Were We Taking Leave of our Senses?
Written by Writings & Sermons by others — 27 June 2016
An article written by Rabbi Mark for the Jewish Journal for Los Angeles
As a British Jew in London the morning of 24th June 2016 was a rude awakening. Looking at my phone at seven in the morning I could hardly believe what I was reading in the notifications from the news sites I subscribe to. I am Rabbi to a congregation of over three thousand members and barely anyone who had spoken to me over the European Referendum campaign had indicated that they were going to vote leave. Over the past few weeks I had been part of a two straw polls where a group of people indicated how they were likely to vote, once at our Assembly of Rabbis, once among a large studio audience at a television debate on an unrelated religious issue on which I was a panellist. Both times the indication was a large majority for remain. The national polls had been saying that the result was likely to be close, but close in favour of remain not leave. Whilst sermons had been preached on the issues as they might affect the Jewish community at our civically engaged Synagogue, the Synagogue had not taken a line on which way to vote as we knew that there was a small amount of diversity in opinion which had to be respected.
On the morning of 24th June at seven in the morning I had to face the screaming evidence that I did not know my country. Britain, up to that point, felt safe for Jews to thrive in a multicultural outward looking, welcoming society. It was one where we felt connected to the rest of the world through our membership of the powerful and open European Union. Now it feels horribly uncertain. For the country to split so evenly on such a big issue is worrying, and the Jewish community are largely on the losing side of the argument.
The statistics provide very strong evidence for this. Nationally the leave vote was 51.9%, the remain vote was 48.1%. It means half the country in a vote with a high 72% turnout does not agree with the other half. The Jewish community in Britain is concentrated in London. Of 264,000 of us, according to the 2011 census, over 75% live in London where the vote to remain was the substantial majority. In the area where almost all of the members of my Synagogue live and which is the area of the highest concentration of Jews in the country, the remain vote was over 80%.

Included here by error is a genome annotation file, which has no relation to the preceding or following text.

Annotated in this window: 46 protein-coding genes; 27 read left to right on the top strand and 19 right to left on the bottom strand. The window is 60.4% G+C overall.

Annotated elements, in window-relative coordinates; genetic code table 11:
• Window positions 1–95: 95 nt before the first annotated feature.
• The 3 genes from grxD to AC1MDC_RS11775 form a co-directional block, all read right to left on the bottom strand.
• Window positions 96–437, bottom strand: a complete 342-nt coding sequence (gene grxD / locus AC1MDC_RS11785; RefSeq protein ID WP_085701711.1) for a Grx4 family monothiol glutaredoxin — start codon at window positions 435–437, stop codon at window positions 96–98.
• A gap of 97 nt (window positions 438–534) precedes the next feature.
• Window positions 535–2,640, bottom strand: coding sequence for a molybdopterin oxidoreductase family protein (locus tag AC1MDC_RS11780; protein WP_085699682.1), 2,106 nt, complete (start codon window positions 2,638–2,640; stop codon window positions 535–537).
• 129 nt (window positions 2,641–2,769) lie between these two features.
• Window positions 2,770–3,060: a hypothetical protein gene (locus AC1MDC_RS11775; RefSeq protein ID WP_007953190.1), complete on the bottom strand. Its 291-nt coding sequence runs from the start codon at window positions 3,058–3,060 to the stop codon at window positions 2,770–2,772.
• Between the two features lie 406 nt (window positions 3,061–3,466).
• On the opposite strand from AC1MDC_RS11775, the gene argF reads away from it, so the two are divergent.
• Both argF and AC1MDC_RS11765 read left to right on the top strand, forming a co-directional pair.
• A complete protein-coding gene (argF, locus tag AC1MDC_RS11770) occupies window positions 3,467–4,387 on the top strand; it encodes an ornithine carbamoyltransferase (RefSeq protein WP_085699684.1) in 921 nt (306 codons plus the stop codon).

On the afternoon of the announcement of the results the conference of our national Movement for Reform Judaism began. It meant that I was now together with Jews from all around the country and informally this confirmed for me that most Jews had been on the remain side. Speaking to people around the conference, and Brexit was of course a major topic of conversation, people’s reasons for voting remain had been those of Britain’s middle class in general, the ability of their children to find employment if they wished throughout Europe, the ability of their companies to trade widely and easily, a comfort with immigration to Britain as a benefit to the economy and cultural richness of the nation. But there were also some more Jewish issues amongst the reasons for remain, a strong discomfort with the far right wing stance of some in the leave camp whose success might encourage other similar groups across Europe who include Jews among the groups they reject, a sense that a Jew must be able to live elsewhere in case of emergency, a reality lived one or two generations previously by those with Jewish refugee ancestors, the knowledge that European Union had enshrined the cessation of regular war between European nations within which Jews had been scapegoats in the past and, from a more positive perspective, the unity of the European Jewish community, demonstrated in our European Union for Progressive Judaism, the Orthodox Council of European Rabbis and many other co-operative institutions and, of course, family and personal relationships across Europe.
Yet our country had rejected this. Many Jews have been talking about how little we know the parts of Britain which must feel disenfranchised in the economy, which feel under threat from the free movement of European people, which feel safer closed in. At our Reform Movement conference, speaking privately with members of a Synagogue in one of the northern cities which voted over 70% to leave the EU, I heard that they were sure their community in that city had voted with the majority. They experienced the disenfranchisement and disillusion with the EU just as much as their fellow citizens and felt that any Jewish community arguments for remain were of lesser value when you have lived for decades with uncertain employment and a low wage local economy.
Leaving the EU and the process towards it will undoubtedly have an effect on the Jewish community. We expect it to be harder to raise funds for Jewish community life as the uncertainly of the economy makes our members naturally cautious. The British Jewish community has been thriving with great new institutions and Synagogues being built especially in London, our ambition may now be on hold. We are concerned about Brexit encouraging the far right across Europe and possibly leading to continental European countries facing the same disunity Britain has just shown. A community so dedicated to bringing up our next generation is worried that our children’s future, their options for work and residence, their ability to study abroad has just been constricted. Above all we are worried that we didn’t really know how the rest of the country thinks.